After reading this article you will learn about:- 1. Introduction to Missionary Educational Activities 2. Objectives of Missionary Educational Activities 3. Basic Characteristics of the Early Missionary Enterprise 4. Activities of the Early Missionary Settlers in India 5. The Work of the Serampore Trio and Others in Bengal (1758-1813) and Other Details.


  1. Introduction to Missionary Educational Activities
  2. Objectives of Missionary Educational Activities
  3. Basic Characteristics of the Early Missionary Enterprise
  4. Activities of the Early Missionary Settlers in India
  5. The Work of the Serampore Trio and Others in Bengal (1758-1813)
  6. Hostile Attitude of the East India Company towards Missionary Enterprise (1765 – 1813)
  7. The Earlier Proselytizing and Educational Activities of the East India Company (1600 – 1813)
  8. Agitation in the British Parliament in Favour of the Missionaries

1. Introduction to Missionary Educational Activities:

Educational activities of Christian missions in India can conveniently be classified into two periods:

(a) Activities of the early missions during the period 1614 -1800 and

(b) Activities of the later missions during the per­iod 1813 – 1882.

At the early stage the East India Company favoured the ed­ucational activities of the missionaries in various ways. Proselytizing and educational activities were started by the Company within its possessions. In 1614 it recruited Indians to propagate Christianity among their country­men. Some educational measures were taken for these “native missionaries”. In 1654 “the Court of Directors” allowed missionaries to embark on their ships for the purpose of propagation of Christianity in India.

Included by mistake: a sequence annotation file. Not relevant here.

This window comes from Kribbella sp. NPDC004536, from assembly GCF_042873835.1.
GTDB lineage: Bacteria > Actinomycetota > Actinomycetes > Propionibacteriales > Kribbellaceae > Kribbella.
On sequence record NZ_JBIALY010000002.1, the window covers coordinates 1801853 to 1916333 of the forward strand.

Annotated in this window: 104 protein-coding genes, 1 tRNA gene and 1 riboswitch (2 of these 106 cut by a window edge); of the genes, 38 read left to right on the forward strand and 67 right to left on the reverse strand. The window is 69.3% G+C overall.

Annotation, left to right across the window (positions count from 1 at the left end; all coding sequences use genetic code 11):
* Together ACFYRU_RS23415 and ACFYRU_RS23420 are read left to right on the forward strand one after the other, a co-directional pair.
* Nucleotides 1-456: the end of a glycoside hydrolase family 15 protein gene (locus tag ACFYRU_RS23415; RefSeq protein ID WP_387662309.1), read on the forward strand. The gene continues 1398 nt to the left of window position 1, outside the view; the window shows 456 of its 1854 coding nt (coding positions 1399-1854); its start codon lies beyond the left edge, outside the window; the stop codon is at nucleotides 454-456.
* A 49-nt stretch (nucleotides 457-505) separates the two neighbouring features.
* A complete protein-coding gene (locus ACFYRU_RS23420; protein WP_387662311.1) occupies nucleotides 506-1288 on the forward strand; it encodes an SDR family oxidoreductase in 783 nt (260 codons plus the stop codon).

In 1698, at the time of renewal of the Charter Act, a missionary clause was inserted in it. A chaplain was allowed to go to India in every ship of 500 tons. Ministers of religion were appointed in the factories of the Company in India. Schools were set up in almost all garrisons and factories. The chaplains of the three Presidency towns collected subscriptions and set up charity schools for poor children.

The East India Company assisted these charity schools in various ways:

(1) Disbursement of maintenance grants,

(2) Provision of non-recurring grants for lands and buildings,

(3) Arrangement for lotteries for collection of funds,

(4) Occasional repair of school buildings and

(5) Acceptance of school funds as deposits.

The missionaries worked under the banner of the Company which would withdraw its support to the missions under changed political circumstances in 1757 and later in 1765 on the pretext of religious neutrality. The educational institutions founded by the missions played a significant role in the development of modem education in India.

The missionaries act­ed as pioneers of private enterprise in education in India mainly based upon public charities.

2. Objectives of Missionary Educational Activities:

The missionaries undertook educational activities as an integral part of their work in India:

(a) The first and foremost object of the missionaries was to convert people to Christianity. The early missionaries started schools in India as an important means of proselytization.

(b) They wanted to prepare the minds of the people through education so that they could properly under­stand, appreciate and perceive the subtle doctrines and principles of Chris­tianity. They actually intended to prepare the soil before sowing the seeds of Christianity,